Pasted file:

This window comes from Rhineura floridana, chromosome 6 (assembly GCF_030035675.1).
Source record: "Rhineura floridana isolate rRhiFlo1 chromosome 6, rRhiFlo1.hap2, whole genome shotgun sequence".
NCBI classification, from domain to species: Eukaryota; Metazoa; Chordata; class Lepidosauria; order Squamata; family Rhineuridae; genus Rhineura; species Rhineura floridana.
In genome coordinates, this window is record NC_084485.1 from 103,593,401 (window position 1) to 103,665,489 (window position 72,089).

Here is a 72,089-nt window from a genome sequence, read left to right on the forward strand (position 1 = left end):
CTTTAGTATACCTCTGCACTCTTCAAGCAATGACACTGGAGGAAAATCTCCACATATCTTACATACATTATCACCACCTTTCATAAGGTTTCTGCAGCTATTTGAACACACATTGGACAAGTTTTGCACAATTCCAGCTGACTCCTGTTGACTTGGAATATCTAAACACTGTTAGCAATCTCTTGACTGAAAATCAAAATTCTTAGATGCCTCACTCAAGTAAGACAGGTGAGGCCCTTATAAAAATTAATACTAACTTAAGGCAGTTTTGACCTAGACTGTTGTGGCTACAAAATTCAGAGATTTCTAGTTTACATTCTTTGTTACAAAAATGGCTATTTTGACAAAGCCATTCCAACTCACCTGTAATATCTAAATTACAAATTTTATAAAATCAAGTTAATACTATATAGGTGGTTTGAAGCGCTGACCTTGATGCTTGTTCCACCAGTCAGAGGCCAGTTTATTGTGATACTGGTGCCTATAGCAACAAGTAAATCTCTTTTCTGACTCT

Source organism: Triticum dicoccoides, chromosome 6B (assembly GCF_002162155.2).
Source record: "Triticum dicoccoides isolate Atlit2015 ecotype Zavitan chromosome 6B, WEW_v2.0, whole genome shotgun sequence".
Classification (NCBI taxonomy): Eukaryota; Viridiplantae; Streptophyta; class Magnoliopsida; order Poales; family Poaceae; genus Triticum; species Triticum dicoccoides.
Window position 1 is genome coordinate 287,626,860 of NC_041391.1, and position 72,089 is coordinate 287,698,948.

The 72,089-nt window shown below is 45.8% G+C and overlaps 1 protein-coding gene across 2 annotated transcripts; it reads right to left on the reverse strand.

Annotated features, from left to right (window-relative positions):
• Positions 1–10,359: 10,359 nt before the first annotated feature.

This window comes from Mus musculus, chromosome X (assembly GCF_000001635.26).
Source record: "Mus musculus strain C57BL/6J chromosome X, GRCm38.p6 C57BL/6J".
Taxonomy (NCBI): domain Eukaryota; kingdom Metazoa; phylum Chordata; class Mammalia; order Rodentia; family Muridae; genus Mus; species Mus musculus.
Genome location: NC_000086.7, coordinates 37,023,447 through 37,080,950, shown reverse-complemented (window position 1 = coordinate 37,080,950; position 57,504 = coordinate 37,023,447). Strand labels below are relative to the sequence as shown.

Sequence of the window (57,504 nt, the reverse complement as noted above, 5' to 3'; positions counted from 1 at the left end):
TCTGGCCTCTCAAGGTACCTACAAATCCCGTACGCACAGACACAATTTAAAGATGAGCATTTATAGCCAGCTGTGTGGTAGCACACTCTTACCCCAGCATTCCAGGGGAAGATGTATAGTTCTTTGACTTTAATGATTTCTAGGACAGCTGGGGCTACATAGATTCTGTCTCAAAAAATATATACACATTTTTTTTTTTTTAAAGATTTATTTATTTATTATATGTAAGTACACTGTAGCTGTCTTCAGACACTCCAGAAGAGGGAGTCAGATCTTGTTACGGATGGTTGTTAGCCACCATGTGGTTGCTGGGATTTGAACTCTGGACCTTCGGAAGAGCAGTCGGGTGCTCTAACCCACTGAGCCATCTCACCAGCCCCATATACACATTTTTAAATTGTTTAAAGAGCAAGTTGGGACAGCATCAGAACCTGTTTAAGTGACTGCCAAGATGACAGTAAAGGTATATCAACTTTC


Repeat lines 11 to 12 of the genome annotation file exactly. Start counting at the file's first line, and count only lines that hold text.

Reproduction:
The 72,089-nt window shown below is 45.8% G+C and overlaps 1 protein-coding gene across 2 annotated transcripts; it reads right to left on the reverse strand.

Annotated features, from left to right (window-relative positions):